Geographical Information System for Environmental Impact Assessment (EIA)

The Environmental Protection Act was enacted in 1986 after the Bhopal gas tragedy which occurred in 1984.This tragedy killed about 10,000 people in first three days and subsequently 25,000 people in related injuries by 1994. This has necessitated the need for environmental impact assessment before setting up an infrastructure. We have witnessed many incidents in which human life and property could have been saved by using the geographical information system (GIS) in the Environmental Impact Assessment (EIA) process.

            Our environment is very fragile and sensitive to the anthropogenic pressure. Though, we know that certain activity will create an adverse impact on the environment, we keep harming our ecosystem. As we have done a lot of advancement on the techno front, but unable to apply it when it is required for the environmental conservation. The Environmental Impact Assessment (EIA) is an important policy initiative to conserve natural resources and the environment. Many human activities produce potential adverse environmental effects which include the construction and operation of highways, rail, roads, pipelines, airports, radioactive waste disposal, harbor construction, etc. Environmental impact statements are usually required to contain specific information on the magnitude and characteristics of environmental impact. The Environmental Impact Assessment (EIA) can be carried out efficiently with the help of GIS, by integrating various GIS layers; assessment of natural features can be performed. The Geo-spatial tool provide the flexibility to integrate the multi-layer or multi data-set to assess the present condition of the environment and forecast the situation due to proposed development activity.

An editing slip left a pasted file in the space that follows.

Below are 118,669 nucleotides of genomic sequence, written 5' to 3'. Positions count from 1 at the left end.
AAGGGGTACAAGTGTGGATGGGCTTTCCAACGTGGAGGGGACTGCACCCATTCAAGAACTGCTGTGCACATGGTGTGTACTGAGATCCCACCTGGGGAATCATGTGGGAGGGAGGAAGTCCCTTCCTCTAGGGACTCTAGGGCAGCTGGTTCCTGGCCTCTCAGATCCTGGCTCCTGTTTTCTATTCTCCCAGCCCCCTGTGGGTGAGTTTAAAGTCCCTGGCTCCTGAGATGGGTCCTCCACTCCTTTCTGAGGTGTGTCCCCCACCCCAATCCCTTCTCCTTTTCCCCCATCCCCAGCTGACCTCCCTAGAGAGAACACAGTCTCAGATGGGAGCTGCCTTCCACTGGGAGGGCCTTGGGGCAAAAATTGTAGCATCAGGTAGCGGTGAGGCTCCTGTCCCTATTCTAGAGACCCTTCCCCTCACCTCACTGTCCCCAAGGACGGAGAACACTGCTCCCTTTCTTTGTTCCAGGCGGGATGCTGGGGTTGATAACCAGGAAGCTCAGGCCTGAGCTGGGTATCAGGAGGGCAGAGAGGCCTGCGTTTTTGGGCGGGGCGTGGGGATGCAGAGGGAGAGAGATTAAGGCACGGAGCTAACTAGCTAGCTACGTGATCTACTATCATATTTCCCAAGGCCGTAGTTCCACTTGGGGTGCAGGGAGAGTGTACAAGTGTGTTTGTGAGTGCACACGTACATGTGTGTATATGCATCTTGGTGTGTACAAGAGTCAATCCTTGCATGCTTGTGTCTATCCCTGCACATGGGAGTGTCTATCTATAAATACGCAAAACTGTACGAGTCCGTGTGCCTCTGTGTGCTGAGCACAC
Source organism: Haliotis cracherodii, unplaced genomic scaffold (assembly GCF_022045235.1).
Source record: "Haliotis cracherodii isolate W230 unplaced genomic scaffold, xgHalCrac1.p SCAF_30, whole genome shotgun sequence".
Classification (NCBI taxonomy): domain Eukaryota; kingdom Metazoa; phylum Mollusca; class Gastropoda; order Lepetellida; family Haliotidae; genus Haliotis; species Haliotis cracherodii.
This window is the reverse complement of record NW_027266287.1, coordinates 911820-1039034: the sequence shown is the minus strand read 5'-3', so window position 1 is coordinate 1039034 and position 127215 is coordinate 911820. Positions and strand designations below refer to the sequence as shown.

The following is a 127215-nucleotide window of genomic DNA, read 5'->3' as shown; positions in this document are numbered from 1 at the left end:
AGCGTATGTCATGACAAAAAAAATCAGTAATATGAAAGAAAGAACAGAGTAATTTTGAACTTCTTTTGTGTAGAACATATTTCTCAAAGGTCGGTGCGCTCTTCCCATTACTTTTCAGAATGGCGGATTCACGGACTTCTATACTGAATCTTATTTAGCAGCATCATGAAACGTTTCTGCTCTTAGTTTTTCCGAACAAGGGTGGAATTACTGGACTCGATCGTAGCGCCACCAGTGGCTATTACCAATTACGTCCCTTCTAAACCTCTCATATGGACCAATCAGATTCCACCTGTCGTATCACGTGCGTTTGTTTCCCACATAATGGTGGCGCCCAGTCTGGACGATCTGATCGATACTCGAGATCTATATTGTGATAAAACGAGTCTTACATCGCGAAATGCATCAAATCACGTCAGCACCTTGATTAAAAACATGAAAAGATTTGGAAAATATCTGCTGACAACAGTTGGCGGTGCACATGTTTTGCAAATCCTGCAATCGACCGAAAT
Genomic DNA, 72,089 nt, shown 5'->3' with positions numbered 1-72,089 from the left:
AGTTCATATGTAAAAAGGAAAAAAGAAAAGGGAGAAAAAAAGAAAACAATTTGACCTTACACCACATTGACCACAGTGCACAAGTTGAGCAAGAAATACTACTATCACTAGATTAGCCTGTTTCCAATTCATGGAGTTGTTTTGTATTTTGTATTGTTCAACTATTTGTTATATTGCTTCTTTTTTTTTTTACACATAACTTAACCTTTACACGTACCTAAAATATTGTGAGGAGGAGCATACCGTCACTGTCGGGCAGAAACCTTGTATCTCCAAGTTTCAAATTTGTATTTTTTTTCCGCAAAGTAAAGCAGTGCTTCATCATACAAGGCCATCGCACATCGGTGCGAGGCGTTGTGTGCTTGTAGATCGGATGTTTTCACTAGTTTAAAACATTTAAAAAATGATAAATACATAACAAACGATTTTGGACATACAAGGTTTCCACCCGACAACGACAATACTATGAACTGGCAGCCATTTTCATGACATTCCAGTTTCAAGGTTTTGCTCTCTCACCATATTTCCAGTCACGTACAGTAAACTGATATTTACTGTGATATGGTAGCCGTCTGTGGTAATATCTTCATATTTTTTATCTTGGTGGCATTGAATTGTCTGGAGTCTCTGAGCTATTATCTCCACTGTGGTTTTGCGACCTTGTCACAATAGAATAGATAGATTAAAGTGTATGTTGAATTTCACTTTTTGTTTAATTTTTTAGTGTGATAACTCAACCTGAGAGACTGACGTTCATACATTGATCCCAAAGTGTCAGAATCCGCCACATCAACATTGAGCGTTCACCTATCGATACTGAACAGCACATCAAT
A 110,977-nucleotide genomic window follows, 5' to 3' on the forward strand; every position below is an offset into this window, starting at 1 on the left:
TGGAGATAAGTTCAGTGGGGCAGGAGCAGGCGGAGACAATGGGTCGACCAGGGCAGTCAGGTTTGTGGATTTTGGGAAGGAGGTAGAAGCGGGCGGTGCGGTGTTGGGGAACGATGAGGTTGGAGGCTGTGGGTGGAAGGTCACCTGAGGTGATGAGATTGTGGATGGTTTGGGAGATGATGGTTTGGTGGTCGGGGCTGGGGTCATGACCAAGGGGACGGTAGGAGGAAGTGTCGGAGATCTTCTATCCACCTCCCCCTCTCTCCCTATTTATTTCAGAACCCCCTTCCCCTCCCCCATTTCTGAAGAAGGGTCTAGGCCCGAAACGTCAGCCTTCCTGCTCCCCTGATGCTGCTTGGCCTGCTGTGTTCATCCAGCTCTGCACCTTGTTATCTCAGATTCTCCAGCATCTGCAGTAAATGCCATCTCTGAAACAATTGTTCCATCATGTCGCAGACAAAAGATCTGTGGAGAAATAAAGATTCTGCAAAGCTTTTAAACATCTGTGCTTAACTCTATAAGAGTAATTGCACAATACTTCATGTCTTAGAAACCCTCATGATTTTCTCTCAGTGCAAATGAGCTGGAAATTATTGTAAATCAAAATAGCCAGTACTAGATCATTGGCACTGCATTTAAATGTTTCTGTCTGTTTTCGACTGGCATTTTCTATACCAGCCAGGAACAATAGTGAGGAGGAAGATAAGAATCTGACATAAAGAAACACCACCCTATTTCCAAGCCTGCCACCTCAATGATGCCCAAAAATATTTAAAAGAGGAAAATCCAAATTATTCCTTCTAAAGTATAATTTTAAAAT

The developmental and conservation activity can go together if planned using GIS technology. We must understand the need of the proposed activity and plan accordingly. We have witnessed major havoc like Kashmir flood (2014), Utterkhand Flash Flood (2013), Indian Ocean Tsunami (2004) etc.

            We observed a similarity in the above mentioned natural calamity which could be attributed to poor planning of development. We must assess the environmental condition before any developmental activity using the latest Geo-spatial technology. We could have run the inundation model and avoided the settlement or development in the low lying zone. We should also have avoided the human settlement close to the shoreline and would have followed the coastal regulation zone (CRZ) guidelines. We have standard guidelines which need to be followed along with the modelling capacity of GIS. Human life and property are very precious and therefore application of latest technology like GIS could safeguard the environment as well as human life.

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